On the first day of the conference, Urbana missions director Dan Harrison invited people struggling with unforgiveness, low self-esteem or homosexuality to come to the arena's stage for a time of healing prayer. A 70 member prayer team led by charismatic Episcopalian priest Mike Flynn of Burbank, California, ministered to 2.000 people during the session. Flynn and his team also prayed for 700 additional delegates each remaining day of the convention in special seminars on self-acceptance, forgiveness and sexual purity.

Moody for February 1991, in reporting on Urbana said as follows:

Even though relatively few delegates came from charismatic churches the conference displayed some of the charismatic worship expressions that are spreading through evangelical circles. Delegates and leaders freely raised their hands in prayer and swayed and clapped to the beat of the music.

The essence of the charismatic movement is to surrender to the flesh in the name of the Spirit. Since all men are fleshly, fleshly displays catch on quickly in large crowds. In the last mentioned CHARISMA article, InterVarsity spokesman David Harriman is quoted as saying, "the charismatic worship experience does not belong exclusively to charismatics." Harriman also said he hopes that the next Urbana conference, to be held in 1993, will attract more students from charismatic churches. In my judgment Harriman will not have to hope for that result. Now that the door has been opened by Urbana '90, the charismatics will rush in like a flood to both platform and pew.

The Prayer Lady
Another rather strange aspect of the program was the presence of prayer leader Mary Anne Voelkel. The program showed nine plenary sessions. Voelkel was listed as prayer leader at the conclusion of seven of the nine sessions. The program guide identified her as a "Missionary with Latin America Mission, teaching at a seminary in Medellin, Columbia and with the International Fellowship of Evangelical Students." The feminists will disagree, but it is strangely unbiblical to have a woman as prayer leader of a mixed audience of 19,000. Secondly I do not know if Mary Anne Voelkel is charismatic. However, her style of leading in prayer seems to partake plentifully of the charismatic style of visualization and guided imagery. Several press reports which crossed my desk quoted her as visualizing, following the New Year's Eve communion service, in these words:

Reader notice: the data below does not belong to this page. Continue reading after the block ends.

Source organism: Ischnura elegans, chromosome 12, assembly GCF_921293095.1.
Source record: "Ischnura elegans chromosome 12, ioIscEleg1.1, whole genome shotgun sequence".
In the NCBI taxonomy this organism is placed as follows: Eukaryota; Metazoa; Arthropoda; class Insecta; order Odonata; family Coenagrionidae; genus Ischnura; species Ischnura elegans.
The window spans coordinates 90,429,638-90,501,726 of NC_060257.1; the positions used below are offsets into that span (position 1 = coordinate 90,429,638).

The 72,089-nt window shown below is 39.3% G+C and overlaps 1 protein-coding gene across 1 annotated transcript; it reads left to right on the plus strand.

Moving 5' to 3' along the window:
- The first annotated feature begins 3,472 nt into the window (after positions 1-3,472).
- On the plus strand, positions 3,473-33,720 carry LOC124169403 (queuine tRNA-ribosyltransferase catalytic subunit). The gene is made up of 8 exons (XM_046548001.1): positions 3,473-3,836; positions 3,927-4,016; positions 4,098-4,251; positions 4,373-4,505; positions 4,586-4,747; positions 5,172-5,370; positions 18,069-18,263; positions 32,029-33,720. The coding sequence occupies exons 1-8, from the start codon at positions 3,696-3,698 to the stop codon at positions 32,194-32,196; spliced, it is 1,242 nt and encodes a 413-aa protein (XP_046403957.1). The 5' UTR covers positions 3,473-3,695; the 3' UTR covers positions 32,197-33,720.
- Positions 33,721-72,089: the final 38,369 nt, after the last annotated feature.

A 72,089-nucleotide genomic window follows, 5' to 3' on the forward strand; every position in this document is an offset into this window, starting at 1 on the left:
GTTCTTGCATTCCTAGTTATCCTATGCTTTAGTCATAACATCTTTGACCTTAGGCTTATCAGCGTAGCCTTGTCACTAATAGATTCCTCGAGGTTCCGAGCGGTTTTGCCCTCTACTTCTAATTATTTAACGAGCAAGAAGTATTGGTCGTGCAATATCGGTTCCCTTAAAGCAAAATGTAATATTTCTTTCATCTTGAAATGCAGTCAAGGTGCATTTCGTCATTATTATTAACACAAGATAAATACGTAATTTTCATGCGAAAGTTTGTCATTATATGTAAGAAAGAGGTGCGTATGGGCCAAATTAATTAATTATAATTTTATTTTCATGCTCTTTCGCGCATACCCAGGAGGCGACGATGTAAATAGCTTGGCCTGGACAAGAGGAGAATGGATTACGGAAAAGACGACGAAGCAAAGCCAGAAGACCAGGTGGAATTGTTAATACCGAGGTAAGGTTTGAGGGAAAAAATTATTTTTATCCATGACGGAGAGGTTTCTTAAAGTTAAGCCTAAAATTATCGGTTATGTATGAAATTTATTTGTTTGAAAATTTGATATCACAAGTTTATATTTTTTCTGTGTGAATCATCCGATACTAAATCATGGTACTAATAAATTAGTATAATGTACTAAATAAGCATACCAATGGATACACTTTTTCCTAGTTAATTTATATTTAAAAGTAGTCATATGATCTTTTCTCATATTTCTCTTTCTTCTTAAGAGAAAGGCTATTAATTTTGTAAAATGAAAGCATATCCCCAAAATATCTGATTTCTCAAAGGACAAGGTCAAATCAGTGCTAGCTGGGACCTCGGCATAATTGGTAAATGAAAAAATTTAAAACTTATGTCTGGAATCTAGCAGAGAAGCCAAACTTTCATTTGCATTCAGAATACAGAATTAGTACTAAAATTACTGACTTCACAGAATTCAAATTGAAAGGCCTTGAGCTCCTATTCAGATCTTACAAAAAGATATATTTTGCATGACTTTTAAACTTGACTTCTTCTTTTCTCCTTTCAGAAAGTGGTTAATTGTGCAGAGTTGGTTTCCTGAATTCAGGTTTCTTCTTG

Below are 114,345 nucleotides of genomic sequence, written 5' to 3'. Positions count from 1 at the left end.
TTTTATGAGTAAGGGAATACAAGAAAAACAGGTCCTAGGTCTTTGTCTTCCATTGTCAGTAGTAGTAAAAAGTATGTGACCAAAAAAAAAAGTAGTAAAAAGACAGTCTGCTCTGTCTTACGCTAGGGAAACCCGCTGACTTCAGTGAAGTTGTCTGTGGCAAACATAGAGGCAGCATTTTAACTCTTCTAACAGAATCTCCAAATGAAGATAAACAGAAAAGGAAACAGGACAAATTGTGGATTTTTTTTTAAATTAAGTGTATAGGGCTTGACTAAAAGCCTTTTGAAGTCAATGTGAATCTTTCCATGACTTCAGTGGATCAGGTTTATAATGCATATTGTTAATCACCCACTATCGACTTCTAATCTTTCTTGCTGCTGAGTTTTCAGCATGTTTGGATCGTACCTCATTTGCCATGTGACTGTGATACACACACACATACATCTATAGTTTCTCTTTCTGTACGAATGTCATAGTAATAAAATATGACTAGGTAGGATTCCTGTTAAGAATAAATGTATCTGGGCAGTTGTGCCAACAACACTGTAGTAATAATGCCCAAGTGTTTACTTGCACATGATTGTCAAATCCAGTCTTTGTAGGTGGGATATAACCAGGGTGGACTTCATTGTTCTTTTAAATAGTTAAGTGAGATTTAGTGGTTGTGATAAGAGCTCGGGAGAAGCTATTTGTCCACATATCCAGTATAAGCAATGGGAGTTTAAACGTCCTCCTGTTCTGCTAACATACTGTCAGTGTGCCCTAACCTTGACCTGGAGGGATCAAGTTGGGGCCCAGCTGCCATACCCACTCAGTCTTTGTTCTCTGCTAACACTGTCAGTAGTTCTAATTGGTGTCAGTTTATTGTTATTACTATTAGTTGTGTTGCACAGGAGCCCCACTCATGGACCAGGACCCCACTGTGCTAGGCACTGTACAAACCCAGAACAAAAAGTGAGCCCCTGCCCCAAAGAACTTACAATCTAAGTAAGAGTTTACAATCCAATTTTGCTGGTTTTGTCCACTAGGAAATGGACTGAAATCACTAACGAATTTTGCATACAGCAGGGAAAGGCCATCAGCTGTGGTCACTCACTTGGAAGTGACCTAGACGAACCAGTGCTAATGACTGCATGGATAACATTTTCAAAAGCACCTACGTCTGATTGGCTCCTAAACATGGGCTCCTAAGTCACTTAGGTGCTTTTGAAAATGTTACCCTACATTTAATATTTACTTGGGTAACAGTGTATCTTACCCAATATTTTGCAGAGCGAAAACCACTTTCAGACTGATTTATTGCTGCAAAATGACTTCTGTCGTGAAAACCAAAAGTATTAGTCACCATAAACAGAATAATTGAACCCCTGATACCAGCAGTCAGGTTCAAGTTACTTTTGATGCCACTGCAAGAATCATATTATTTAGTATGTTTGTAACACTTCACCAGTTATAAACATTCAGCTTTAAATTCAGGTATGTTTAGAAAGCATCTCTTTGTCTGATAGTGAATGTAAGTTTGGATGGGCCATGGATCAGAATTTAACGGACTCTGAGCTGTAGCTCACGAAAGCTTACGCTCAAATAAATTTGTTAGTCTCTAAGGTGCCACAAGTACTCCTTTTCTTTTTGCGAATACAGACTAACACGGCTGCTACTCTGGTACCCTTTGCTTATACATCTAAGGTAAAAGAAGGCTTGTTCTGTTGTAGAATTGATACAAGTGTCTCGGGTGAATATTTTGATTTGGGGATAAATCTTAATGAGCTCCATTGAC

Imagine yourself in the upper room. There you see Jesus and His disciples... Now see Jesus stand to His feet, strip down until He is naked, just a towel, and imagine this naked Jesus touching you in your broken sexuality.

I have read John 13 and profited from Jesus' lesson in humility as He washed the disciples' feet. I fail to see anything in the chapter about His touching their "broken sexuality" whatever that is. In URBANA Update for Spring 1991, Dan Harrison quotes a delegate as saying, "I appreciated Mary Anne Voelkel, as she led in prayer. She was so open to the Spirit, used the Scriptures well, and was very inclusive." The charismatics boast of being open to all kind of fleshly feelings to which the Bible is closed. The world loves for us to be inclusive. The Scriptures are exclusive. My study of Urbana '90 would lead me to say that it was quite open to the flesh and inclusive of the world.

Would Dr. Smith Have Stayed?
As I read about Urbana '90 my mind went back to that InterVarsity conference I experienced in 1945 with Dr. Wilbur M. Smith. He was a crusty, unsmiling teacher, but he riveted our attention on our Bibles, laid a foundation for our faith in the imminent rapture, and challenged us to purity and service in the light of it. I tried to picture him at Urbana '90. His exclusive Bible teaching would not have been welcome, but he would not have been there anyhow. He would have walked out. What a change 45 years of new evangelicalism have made in an organization!

New Evangelical Healing